Burns suggests that rather than trying to overhaul your entire mental state at once, you should break it down into “small, discrete, manageable units which you can complete one step at a time.”

It may not sound like much, but taking it one day at a time and finding the silver lining in crappy situations actually works and can help to reverse years of negative tendencies. You have to give it time though.

Throwing Caution to the Wind

Setbacks are an inevitable part of life. They can have a massive effect on your progress—if you let them.

It’s admittedly difficult to get excited at times about one tiny win. Successful outcomes often happen as the result of hundreds of small wins.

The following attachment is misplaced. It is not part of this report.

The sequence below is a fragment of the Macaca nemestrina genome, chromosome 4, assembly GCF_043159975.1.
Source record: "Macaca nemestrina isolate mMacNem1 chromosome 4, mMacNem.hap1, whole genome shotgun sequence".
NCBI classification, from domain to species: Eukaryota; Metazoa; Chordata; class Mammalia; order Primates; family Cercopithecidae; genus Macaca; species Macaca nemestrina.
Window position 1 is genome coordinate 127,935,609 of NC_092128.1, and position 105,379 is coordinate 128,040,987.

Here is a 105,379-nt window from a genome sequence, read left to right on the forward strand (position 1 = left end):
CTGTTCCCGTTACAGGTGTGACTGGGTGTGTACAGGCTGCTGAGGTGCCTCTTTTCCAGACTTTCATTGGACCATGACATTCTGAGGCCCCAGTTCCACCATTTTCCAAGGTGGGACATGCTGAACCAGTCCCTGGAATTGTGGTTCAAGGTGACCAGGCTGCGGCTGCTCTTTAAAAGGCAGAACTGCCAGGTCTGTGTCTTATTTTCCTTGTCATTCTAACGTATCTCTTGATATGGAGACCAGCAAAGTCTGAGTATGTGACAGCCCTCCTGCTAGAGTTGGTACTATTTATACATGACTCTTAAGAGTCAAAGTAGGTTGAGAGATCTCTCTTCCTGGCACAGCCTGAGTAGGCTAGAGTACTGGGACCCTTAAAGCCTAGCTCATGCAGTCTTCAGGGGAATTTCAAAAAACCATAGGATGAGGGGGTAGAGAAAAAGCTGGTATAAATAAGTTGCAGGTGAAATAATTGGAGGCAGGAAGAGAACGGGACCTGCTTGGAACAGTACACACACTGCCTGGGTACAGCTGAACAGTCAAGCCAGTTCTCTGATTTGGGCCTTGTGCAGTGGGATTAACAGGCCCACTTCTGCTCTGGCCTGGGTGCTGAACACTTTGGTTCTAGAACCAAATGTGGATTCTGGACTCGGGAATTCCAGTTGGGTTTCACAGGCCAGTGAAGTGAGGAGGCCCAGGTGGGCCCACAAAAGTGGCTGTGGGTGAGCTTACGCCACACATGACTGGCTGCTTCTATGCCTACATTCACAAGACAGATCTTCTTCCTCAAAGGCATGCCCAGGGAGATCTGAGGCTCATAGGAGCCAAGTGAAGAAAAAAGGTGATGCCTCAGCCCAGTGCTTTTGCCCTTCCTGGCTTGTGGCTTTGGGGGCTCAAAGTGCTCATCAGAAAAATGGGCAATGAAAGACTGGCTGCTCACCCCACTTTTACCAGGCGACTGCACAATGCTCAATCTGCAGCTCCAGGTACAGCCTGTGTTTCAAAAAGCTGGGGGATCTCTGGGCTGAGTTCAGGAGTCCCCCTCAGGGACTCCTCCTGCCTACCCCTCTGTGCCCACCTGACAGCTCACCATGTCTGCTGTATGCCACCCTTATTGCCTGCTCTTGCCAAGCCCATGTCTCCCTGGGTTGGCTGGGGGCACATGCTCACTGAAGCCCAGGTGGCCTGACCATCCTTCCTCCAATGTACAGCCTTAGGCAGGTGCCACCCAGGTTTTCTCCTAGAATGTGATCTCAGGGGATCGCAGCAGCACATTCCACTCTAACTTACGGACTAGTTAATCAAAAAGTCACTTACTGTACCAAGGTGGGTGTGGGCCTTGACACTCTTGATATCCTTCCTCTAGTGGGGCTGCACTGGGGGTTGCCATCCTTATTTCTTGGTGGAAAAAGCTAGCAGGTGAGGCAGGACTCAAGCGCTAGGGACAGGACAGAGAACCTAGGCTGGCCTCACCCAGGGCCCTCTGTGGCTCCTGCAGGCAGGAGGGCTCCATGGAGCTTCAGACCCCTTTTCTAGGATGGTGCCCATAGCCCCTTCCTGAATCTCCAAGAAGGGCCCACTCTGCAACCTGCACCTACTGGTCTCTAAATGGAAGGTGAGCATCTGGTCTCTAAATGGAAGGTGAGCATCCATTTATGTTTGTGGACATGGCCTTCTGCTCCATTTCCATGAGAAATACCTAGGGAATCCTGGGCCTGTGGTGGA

That’s why consistent, daily, action–no matter how small—is so important.

Every action that is easy to do is also easy not to do. So remember: success builds on success.

Paulo Coelho said:

There is only one way to learn. It’s through action. Everything you need to know you have learned through your journey.

Here’s how to start taking action today.

How to Get Start Started

Pick one thing you want to change this month that you know will have a positive impact on your health. Commit to 5-10 minutes each day. Some days you’ll do more. The important part is making the commitment small enough that you’ll do it every day. Here’s a list of some ideas.

1.  Replace all liquid calories with water and tea.

2. Eat two pieces of fruit each day.

3. Try a new vegetable every week.

4. Fill half your plate with vegetables every night for dinner.

5. Stop buying products with trans fat.